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North Indian Sweetmeats | Little India Singapore

Indian Food – An Introduction

Manges Eravanan | May 24, 2013

Food  

North Indian Food - Basmati RiceEver wondered about what constitutes Indian cuisine? Walked past an Indian kitchen and thought about the secret behind that alluring aroma? The simplest answer – An explosion of Flavor!

Dining on Indian food can be an unforgettable experience that leaves you craving more before you are even done!  You discover tastes and flavors you never knew existed and most of us will work up a healthy sweat! How do I know? Through experience of course!

 

Indian Food - Meal on Banana LeafHere is the main thing you need to know about Indian food – just like Indian people, it is colorful, full of variety and almost impossible to categorize accurately.

I will bravely attempt to categorize it based on restaurant menus for all our sakes! You would typically find that the menu consists of “North Indian” and “South Indian” varieties.  Another distinction you may notice is ‘Vegetarian” (Veg) and “Non-vegetarian” (Non-veg) varieties. How do you make sense of it? Read on to find out!

 

North Indian Food vs South Indian Food

North Indian Cuisine - NaanNorth Indian food consists of wheat-based staple breads like Chapatti, Naan and Puri. The rice used is usually long-grained and aromatic (Basmati) and is used to make savory and sweet dishes like Pulao and Kheer respectively.

Gravies in North Indian cuisine are made with tomato, cashew or masala bases and cooking is done using ghee and yogurt.

Snack food is amazingly delicious and tangy like Paani Puri and Aloo Tikki. North Indian desserts are milk based like Ladoo, Rasmalai, Gulab Jamun and Jalebi.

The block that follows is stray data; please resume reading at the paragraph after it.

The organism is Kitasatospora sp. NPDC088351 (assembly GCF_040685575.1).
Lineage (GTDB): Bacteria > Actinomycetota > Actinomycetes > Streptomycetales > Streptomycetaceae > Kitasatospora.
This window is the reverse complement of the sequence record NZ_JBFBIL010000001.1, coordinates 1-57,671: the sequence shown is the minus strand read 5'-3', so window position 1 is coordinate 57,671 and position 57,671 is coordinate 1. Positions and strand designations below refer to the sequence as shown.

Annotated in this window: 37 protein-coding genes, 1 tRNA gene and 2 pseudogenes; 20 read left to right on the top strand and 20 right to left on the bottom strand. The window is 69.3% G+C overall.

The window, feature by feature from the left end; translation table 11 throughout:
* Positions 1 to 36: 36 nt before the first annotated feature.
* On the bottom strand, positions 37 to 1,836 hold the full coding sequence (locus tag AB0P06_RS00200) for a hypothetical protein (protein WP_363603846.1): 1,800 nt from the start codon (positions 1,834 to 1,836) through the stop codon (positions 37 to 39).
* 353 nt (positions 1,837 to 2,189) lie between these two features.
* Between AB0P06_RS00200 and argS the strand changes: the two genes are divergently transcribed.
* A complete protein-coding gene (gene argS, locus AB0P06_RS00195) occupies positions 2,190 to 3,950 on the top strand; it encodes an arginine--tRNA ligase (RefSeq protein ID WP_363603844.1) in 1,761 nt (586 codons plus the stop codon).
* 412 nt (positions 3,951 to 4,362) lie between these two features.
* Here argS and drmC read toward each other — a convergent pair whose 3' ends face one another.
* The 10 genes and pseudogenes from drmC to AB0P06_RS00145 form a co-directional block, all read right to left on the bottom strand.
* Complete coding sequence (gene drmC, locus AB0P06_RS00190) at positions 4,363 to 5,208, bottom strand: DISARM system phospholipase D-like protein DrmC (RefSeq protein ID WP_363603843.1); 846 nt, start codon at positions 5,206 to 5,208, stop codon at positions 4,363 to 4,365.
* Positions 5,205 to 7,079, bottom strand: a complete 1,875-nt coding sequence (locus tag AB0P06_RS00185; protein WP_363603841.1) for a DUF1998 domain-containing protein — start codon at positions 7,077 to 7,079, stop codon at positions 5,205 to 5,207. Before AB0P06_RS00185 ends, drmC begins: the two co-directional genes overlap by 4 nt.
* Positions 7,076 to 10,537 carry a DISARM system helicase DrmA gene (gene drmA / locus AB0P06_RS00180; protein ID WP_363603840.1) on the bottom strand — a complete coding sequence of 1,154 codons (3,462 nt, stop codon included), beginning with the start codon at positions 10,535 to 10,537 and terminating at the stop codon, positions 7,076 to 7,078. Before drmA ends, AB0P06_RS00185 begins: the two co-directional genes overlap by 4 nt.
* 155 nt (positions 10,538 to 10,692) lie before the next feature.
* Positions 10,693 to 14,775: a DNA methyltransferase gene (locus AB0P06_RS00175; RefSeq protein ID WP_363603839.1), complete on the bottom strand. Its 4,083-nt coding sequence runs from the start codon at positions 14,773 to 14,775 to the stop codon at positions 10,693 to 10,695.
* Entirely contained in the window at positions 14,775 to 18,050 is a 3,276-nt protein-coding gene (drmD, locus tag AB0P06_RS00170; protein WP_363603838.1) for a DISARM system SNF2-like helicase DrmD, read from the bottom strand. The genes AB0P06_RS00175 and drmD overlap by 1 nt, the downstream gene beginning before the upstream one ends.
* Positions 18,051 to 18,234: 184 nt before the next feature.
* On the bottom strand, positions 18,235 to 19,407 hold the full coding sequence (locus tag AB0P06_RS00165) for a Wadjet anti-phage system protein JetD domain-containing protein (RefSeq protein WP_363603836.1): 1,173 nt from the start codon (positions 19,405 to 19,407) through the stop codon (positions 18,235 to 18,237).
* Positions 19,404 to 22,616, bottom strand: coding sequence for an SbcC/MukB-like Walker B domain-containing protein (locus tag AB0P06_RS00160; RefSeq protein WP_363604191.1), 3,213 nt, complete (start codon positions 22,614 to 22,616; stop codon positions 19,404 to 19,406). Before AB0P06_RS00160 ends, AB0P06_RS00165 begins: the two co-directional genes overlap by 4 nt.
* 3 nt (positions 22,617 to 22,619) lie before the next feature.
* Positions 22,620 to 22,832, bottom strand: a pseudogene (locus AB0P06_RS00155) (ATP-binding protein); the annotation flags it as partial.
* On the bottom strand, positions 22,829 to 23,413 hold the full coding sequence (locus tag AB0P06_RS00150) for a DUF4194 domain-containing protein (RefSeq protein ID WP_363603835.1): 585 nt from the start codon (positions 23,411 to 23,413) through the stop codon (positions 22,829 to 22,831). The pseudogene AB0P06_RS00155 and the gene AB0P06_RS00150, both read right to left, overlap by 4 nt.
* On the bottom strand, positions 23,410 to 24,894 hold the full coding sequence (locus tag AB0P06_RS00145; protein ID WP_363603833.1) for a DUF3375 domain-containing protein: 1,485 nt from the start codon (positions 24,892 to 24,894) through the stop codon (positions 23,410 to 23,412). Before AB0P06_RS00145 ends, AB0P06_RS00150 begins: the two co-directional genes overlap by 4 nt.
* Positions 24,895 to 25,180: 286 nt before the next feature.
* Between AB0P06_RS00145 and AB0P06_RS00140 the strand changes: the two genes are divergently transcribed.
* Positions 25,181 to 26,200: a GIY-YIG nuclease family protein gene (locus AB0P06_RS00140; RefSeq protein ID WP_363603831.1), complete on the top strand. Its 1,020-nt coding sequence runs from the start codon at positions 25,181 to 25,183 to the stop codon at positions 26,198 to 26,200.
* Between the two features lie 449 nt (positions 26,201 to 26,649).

You will be spellbound by these impeccably flavored dishes.North Indian Sweetmeats

 

South Indian SweetmeatsSouth Indian food, on the other hand, has breads made of rice flour like Thosai, Idly and Uthappam as the staple component. The rice eaten is short grained and usually par boiled (Ponni Rice) whereas long grained rice is used for special dishes like Biryani.

Gravies are made using coconut milk and different sets of spices according to the meats and vegetables that are being cooked. One unique feature of South Indian food is the wide variety of side dishes – like in Chettinaad cuisine – that is usually served on a banana leaf. Here is a fun fact by the way – besides being excellent biodegradable alternatives to plates, the banana leaves also release Vitamin C when in contact with the heat from the food.

Snack food includes Chili Bajjis and Onion Bajjis that, paired with spicy chutneys, make your mouth water. Desserts like Payasam, Kesari and Halwa are classic, simple and irresistible!

For bursts of flavor, sweat breaking spiciness and a truly adventurous culinary experience, South Indian food is a MUST- TRY!

Vegetarian Indian food usually is made without the use of egg. However dairy products like milk, yogurt, ghee as well as onions and garlic are used in cooking so it is not considered vegan. Be sure to check with the staff before ordering your dishes at an Indian restaurant if you are a vegan!

South Indian Food - Thosai and Idli

Spices

Spices in Indian FoodThe secret behind all the flavor and color in Indian food is a blend of exotic spices that make up the foundation for almost all Indian recipes. The spices that feature prominently in North Indian and South Indian cuisine are also famous for their healing properties. Hippocrates was probably talking about these spices when he said “Let food be thy medicine.”

So the next time you pop by an Indian restaurant and savor a morsel of delectable Indian food, remember the beautiful secrets these aromatic dishes contain!

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Manges Eravanan

Manges is a passionate people person. She topped her South Asian Studies classes in college, concentrating on the history and traditions of her roots. She also spent a year living in India teaching orphaned children and discovering more about the land of her ancestors. Today, sharing her culture through writing is an important part of her life. Other articles by this author

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